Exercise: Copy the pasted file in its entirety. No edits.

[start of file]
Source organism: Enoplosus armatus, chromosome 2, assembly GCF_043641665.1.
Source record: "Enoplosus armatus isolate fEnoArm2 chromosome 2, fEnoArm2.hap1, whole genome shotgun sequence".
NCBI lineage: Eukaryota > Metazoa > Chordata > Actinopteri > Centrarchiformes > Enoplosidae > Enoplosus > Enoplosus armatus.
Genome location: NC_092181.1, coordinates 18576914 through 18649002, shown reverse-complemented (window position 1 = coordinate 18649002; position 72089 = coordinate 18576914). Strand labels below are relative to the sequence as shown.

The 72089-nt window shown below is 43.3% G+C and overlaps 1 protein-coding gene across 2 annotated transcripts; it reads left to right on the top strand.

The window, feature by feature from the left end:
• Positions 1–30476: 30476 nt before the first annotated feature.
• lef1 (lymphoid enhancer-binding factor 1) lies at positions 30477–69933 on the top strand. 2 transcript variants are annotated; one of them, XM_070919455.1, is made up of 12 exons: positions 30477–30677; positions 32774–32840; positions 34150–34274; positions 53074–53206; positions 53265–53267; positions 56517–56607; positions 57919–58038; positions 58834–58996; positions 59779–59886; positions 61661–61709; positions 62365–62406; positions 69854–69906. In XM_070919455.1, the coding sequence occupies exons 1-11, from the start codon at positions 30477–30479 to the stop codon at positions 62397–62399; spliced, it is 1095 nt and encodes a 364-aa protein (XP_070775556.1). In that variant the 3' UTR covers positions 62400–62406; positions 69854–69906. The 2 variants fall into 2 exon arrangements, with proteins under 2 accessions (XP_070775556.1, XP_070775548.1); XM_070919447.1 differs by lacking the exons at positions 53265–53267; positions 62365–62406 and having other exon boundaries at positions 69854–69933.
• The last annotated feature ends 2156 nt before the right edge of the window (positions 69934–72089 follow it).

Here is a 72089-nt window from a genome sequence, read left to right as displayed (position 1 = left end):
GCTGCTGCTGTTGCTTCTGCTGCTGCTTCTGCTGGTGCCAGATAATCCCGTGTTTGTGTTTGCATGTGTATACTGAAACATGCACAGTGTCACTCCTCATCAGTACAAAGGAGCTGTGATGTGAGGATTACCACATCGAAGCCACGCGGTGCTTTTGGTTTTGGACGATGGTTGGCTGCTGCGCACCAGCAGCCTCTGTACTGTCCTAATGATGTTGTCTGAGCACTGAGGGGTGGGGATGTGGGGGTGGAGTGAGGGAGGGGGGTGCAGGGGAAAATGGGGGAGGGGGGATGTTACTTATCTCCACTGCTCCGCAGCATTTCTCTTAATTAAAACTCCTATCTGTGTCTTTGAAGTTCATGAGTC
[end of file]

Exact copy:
Source organism: Enoplosus armatus, chromosome 2, assembly GCF_043641665.1.
Source record: "Enoplosus armatus isolate fEnoArm2 chromosome 2, fEnoArm2.hap1, whole genome shotgun sequence".
NCBI lineage: Eukaryota > Metazoa > Chordata > Actinopteri > Centrarchiformes > Enoplosidae > Enoplosus > Enoplosus armatus.
Genome location: NC_092181.1, coordinates 18576914 through 18649002, shown reverse-complemented (window position 1 = coordinate 18649002; position 72089 = coordinate 18576914). Strand labels below are relative to the sequence as shown.

The 72089-nt window shown below is 43.3% G+C and overlaps 1 protein-coding gene across 2 annotated transcripts; it reads left to right on the top strand.

The window, feature by feature from the left end:
• Positions 1–30476: 30476 nt before the first annotated feature.
• lef1 (lymphoid enhancer-binding factor 1) lies at positions 30477–69933 on the top strand. 2 transcript variants are annotated; one of them, XM_070919455.1, is made up of 12 exons: positions 30477–30677; positions 32774–32840; positions 34150–34274; positions 53074–53206; positions 53265–53267; positions 56517–56607; positions 57919–58038; positions 58834–58996; positions 59779–59886; positions 61661–61709; positions 62365–62406; positions 69854–69906. In XM_070919455.1, the coding sequence occupies exons 1-11, from the start codon at positions 30477–30479 to the stop codon at positions 62397–62399; spliced, it is 1095 nt and encodes a 364-aa protein (XP_070775556.1). In that variant the 3' UTR covers positions 62400–62406; positions 69854–69906. The 2 variants fall into 2 exon arrangements, with proteins under 2 accessions (XP_070775556.1, XP_070775548.1); XM_070919447.1 differs by lacking the exons at positions 53265–53267; positions 62365–62406 and having other exon boundaries at positions 69854–69933.
• The last annotated feature ends 2156 nt before the right edge of the window (positions 69934–72089 follow it).

Here is a 72089-nt window from a genome sequence, read left to right as displayed (position 1 = left end):
GCTGCTGCTGTTGCTTCTGCTGCTGCTTCTGCTGGTGCCAGATAATCCCGTGTTTGTGTTTGCATGTGTATACTGAAACATGCACAGTGTCACTCCTCATCAGTACAAAGGAGCTGTGATGTGAGGATTACCACATCGAAGCCACGCGGTGCTTTTGGTTTTGGACGATGGTTGGCTGCTGCGCACCAGCAGCCTCTGTACTGTCCTAATGATGTTGTCTGAGCACTGAGGGGTGGGGATGTGGGGGTGGAGTGAGGGAGGGGGGTGCAGGGGAAAATGGGGGAGGGGGGATGTTACTTATCTCCACTGCTCCGCAGCATTTCTCTTAATTAAAACTCCTATCTGTGTCTTTGAAGTTCATGAGTC